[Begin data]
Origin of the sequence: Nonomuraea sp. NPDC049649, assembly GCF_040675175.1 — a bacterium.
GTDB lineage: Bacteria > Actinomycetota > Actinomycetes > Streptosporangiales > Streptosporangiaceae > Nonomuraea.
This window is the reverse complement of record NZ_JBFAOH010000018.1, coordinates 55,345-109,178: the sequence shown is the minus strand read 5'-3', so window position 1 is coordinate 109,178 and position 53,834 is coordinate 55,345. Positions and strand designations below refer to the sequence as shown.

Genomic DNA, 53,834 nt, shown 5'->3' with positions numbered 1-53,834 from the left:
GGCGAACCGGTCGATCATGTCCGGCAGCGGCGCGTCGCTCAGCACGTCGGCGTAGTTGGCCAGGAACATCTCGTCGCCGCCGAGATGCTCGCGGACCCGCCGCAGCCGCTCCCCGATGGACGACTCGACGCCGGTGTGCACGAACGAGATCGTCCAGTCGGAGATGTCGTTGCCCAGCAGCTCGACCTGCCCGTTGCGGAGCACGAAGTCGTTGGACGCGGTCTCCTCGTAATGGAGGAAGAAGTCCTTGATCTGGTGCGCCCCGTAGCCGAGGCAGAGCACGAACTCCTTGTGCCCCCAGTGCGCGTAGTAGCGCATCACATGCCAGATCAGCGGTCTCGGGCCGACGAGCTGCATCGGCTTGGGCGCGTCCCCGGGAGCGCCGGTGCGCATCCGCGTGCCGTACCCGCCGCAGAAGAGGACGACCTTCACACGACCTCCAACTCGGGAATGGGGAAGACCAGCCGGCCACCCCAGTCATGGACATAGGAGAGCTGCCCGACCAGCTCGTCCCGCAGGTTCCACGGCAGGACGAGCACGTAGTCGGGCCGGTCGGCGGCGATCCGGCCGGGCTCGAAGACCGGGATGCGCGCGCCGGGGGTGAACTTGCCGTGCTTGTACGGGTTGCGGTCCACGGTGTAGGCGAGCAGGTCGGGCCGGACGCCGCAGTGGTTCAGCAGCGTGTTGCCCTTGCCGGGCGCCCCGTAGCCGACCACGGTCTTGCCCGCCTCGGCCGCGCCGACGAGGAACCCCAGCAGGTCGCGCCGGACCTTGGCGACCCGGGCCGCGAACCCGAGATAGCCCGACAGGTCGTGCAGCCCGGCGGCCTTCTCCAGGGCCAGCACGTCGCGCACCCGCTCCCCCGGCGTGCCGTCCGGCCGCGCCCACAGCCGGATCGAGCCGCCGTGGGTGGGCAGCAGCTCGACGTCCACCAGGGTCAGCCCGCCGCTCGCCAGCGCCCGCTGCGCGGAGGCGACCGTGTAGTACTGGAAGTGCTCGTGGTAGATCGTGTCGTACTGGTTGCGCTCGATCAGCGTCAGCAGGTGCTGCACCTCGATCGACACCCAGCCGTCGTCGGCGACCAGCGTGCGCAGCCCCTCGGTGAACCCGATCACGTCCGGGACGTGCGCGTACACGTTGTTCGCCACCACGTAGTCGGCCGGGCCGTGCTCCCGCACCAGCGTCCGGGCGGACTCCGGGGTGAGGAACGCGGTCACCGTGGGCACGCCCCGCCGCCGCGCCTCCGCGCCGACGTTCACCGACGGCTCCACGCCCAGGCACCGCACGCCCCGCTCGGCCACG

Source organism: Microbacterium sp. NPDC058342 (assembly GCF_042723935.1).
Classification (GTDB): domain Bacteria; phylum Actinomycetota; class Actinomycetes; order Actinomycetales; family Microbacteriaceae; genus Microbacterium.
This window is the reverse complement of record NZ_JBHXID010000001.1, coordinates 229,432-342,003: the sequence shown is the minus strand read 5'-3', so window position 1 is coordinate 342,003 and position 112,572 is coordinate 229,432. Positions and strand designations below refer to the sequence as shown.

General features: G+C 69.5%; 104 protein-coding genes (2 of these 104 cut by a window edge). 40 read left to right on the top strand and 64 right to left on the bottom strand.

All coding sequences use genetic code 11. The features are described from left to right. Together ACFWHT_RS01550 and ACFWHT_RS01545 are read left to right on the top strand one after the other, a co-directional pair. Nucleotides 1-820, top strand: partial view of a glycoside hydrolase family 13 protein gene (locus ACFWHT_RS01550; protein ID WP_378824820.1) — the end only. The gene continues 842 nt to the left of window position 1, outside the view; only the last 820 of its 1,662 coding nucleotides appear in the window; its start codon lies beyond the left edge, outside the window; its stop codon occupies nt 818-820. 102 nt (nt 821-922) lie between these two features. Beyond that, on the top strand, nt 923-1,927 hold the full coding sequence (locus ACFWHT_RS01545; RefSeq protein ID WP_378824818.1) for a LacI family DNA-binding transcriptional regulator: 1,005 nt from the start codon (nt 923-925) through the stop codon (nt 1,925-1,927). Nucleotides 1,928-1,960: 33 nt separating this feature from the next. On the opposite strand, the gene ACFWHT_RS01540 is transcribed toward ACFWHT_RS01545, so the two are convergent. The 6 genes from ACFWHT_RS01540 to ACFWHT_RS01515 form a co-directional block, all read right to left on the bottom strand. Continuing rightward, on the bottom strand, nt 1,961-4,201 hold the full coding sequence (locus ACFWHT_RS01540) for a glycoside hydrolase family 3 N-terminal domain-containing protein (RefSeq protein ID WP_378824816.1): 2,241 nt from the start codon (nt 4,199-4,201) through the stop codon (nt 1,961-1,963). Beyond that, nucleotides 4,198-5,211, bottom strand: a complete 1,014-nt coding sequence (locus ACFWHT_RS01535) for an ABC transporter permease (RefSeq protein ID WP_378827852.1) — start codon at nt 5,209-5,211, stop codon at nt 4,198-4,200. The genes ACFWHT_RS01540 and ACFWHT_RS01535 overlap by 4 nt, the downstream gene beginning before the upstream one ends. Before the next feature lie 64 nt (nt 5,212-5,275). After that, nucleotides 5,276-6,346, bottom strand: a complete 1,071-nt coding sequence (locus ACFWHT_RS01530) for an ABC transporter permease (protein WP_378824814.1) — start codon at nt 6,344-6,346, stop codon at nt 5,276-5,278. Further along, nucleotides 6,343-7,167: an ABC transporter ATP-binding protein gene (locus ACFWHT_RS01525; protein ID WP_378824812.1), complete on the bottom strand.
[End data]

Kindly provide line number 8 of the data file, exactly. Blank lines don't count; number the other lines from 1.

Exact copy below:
This window is the reverse complement of record NZ_JBHXID010000001.1, coordinates 229,432-342,003: the sequence shown is the minus strand read 5'-3', so window position 1 is coordinate 342,003 and position 112,572 is coordinate 229,432. Positions and strand designations below refer to the sequence as shown.